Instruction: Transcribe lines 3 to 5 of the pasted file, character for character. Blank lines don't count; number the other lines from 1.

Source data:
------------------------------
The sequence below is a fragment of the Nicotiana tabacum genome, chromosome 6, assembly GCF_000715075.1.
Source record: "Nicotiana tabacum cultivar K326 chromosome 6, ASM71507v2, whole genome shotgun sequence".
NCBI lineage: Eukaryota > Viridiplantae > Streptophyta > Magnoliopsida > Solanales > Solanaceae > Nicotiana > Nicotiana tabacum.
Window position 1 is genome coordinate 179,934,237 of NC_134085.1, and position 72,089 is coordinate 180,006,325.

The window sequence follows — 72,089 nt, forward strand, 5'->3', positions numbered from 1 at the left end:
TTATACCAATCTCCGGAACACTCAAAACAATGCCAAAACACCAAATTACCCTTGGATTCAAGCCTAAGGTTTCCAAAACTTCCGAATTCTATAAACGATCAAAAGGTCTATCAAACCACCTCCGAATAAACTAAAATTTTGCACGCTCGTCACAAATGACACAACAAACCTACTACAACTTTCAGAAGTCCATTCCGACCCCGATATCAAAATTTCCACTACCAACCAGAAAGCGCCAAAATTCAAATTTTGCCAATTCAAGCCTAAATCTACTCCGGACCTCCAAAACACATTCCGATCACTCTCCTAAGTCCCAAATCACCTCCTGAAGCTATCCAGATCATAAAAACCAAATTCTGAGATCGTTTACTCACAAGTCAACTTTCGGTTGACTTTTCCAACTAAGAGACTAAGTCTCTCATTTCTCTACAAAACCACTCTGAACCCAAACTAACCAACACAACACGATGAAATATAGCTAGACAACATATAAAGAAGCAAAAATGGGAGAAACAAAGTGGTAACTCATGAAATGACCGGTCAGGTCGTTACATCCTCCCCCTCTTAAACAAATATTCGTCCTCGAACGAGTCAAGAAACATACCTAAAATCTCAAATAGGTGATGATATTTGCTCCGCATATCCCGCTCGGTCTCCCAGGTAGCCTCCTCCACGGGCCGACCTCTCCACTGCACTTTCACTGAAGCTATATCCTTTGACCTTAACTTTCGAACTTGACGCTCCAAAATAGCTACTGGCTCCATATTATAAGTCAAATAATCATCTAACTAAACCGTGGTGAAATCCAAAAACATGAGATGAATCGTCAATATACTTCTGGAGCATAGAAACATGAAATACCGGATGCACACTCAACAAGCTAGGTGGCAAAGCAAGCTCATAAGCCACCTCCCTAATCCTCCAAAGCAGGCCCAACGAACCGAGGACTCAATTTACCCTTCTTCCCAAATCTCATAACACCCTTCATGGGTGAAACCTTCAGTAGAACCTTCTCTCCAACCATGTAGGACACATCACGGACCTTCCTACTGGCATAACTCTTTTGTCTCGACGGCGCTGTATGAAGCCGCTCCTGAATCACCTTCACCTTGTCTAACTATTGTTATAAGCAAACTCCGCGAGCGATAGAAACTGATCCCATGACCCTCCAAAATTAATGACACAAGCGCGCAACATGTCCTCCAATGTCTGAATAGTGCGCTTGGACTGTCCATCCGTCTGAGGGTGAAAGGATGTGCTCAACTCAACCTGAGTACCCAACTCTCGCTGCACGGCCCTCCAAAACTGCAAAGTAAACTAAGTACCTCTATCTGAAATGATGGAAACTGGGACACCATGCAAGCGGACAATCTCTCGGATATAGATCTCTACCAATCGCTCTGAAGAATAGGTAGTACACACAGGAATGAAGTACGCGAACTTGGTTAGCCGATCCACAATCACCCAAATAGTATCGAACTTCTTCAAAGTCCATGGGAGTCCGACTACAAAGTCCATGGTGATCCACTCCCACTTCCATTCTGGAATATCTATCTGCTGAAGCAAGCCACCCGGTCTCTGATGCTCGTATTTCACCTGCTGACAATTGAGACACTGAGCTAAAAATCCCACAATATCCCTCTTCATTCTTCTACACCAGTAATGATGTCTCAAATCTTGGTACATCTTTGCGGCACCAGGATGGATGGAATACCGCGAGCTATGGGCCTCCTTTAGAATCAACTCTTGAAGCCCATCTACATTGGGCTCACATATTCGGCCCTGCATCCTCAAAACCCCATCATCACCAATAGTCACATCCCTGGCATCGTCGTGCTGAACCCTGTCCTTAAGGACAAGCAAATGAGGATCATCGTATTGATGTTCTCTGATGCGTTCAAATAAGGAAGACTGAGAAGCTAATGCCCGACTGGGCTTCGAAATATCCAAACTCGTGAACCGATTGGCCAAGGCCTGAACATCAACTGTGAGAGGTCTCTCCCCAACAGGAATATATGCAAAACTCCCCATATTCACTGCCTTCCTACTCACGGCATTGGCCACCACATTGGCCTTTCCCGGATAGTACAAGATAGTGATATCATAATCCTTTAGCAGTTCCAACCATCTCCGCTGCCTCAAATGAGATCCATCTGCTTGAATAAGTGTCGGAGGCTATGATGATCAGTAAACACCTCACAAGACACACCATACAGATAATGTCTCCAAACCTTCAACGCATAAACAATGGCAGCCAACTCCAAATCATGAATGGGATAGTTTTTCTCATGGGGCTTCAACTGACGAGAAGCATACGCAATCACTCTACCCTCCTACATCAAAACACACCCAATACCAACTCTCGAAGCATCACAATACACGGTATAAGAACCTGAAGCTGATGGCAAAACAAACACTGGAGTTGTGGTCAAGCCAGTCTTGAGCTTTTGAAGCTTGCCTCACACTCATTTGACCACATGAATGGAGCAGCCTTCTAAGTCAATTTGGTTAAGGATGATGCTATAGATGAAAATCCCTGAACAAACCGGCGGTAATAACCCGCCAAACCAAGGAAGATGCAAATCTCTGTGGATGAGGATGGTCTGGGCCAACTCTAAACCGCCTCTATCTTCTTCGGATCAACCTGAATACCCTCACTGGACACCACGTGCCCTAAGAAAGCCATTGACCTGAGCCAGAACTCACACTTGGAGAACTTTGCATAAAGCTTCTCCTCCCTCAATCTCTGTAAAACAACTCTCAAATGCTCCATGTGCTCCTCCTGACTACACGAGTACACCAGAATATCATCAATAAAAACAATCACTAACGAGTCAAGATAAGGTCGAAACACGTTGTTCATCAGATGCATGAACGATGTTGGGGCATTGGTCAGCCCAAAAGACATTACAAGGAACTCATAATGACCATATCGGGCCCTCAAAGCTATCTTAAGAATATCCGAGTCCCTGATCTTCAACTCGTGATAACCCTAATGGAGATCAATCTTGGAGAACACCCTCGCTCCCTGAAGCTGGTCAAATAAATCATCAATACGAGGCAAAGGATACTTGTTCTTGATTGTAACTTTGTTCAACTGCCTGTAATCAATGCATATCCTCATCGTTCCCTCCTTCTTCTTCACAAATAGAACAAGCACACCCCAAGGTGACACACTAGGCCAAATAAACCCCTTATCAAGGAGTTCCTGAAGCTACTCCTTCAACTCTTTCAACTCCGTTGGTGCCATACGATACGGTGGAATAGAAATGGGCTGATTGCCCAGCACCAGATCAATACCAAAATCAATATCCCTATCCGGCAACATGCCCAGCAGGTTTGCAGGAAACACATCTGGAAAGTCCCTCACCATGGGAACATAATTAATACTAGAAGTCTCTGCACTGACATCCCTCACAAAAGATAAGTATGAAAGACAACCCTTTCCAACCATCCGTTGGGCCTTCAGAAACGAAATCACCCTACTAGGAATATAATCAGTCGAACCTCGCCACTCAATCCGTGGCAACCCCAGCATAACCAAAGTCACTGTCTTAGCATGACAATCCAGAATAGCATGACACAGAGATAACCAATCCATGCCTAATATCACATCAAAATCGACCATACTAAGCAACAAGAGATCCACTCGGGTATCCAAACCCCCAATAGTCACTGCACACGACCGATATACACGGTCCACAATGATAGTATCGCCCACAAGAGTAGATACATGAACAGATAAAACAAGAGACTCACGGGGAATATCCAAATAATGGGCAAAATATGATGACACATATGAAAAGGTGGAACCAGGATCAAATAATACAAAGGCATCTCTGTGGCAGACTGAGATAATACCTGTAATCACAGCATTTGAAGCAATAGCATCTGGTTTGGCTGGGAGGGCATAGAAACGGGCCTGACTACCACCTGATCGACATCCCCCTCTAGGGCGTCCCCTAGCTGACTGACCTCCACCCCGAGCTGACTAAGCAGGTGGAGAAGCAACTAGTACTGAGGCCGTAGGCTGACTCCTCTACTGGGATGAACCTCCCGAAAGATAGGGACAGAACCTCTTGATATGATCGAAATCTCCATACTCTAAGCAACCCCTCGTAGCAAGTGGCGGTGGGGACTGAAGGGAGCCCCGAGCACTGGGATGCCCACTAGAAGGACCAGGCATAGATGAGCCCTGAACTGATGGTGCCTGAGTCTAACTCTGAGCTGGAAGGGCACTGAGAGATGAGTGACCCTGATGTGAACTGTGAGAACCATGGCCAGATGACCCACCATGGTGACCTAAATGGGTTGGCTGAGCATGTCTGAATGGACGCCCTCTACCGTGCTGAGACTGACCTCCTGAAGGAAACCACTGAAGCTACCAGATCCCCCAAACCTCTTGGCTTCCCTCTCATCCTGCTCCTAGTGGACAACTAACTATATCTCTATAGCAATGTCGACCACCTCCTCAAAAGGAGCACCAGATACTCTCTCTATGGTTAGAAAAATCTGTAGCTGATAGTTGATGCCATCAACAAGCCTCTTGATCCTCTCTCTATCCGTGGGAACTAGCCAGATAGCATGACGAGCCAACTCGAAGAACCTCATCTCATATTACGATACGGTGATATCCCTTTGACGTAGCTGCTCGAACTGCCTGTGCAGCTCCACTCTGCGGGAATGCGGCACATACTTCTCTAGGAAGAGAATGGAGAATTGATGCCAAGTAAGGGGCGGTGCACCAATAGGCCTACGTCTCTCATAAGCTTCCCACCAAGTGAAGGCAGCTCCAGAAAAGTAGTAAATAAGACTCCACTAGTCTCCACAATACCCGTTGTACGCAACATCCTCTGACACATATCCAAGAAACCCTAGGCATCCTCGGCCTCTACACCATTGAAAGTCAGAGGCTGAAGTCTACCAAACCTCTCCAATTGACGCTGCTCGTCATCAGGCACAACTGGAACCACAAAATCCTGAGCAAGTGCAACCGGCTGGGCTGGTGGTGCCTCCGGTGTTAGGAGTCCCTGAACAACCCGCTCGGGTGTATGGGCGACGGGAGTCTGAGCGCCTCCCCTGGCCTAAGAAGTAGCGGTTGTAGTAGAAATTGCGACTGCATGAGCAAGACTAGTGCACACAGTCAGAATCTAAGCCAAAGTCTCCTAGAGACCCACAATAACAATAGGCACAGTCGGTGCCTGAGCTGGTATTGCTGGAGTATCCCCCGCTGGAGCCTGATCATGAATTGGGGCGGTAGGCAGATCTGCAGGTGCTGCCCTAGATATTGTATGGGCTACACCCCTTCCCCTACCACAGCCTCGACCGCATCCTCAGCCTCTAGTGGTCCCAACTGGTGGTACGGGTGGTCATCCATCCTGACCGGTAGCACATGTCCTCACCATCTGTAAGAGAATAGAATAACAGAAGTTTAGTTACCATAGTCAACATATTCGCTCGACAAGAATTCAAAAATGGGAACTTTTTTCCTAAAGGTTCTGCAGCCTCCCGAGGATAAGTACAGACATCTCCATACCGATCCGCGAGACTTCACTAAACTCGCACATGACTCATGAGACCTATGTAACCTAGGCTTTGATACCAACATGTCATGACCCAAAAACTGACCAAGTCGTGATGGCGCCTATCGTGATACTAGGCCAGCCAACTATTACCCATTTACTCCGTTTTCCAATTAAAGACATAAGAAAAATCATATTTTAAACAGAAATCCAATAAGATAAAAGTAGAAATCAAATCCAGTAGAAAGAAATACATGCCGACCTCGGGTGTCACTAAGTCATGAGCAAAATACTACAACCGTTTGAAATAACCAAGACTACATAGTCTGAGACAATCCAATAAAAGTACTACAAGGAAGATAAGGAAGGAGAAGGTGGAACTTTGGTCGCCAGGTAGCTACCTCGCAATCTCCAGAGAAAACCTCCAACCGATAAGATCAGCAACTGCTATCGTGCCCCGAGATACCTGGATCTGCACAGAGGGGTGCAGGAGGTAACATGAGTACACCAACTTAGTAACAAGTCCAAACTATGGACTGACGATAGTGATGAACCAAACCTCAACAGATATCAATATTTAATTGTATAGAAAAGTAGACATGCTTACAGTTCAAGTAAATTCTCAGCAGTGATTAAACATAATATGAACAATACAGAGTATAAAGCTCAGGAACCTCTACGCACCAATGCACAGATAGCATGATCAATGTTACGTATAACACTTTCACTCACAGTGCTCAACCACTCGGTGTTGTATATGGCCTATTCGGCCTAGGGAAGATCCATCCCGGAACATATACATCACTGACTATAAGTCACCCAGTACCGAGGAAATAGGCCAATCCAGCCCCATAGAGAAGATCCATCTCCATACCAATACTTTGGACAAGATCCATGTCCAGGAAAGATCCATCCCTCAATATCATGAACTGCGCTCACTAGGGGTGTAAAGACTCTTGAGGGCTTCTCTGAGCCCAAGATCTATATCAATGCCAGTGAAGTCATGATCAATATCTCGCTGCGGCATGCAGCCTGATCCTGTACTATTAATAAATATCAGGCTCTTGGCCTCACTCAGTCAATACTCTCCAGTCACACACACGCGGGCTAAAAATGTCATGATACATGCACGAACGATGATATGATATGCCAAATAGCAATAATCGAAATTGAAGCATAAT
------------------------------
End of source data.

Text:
NCBI lineage: Eukaryota > Viridiplantae > Streptophyta > Magnoliopsida > Solanales > Solanaceae > Nicotiana > Nicotiana tabacum.
Window position 1 is genome coordinate 179,934,237 of NC_134085.1, and position 72,089 is coordinate 180,006,325.

The window sequence follows — 72,089 nt, forward strand, 5'->3', positions numbered from 1 at the left end: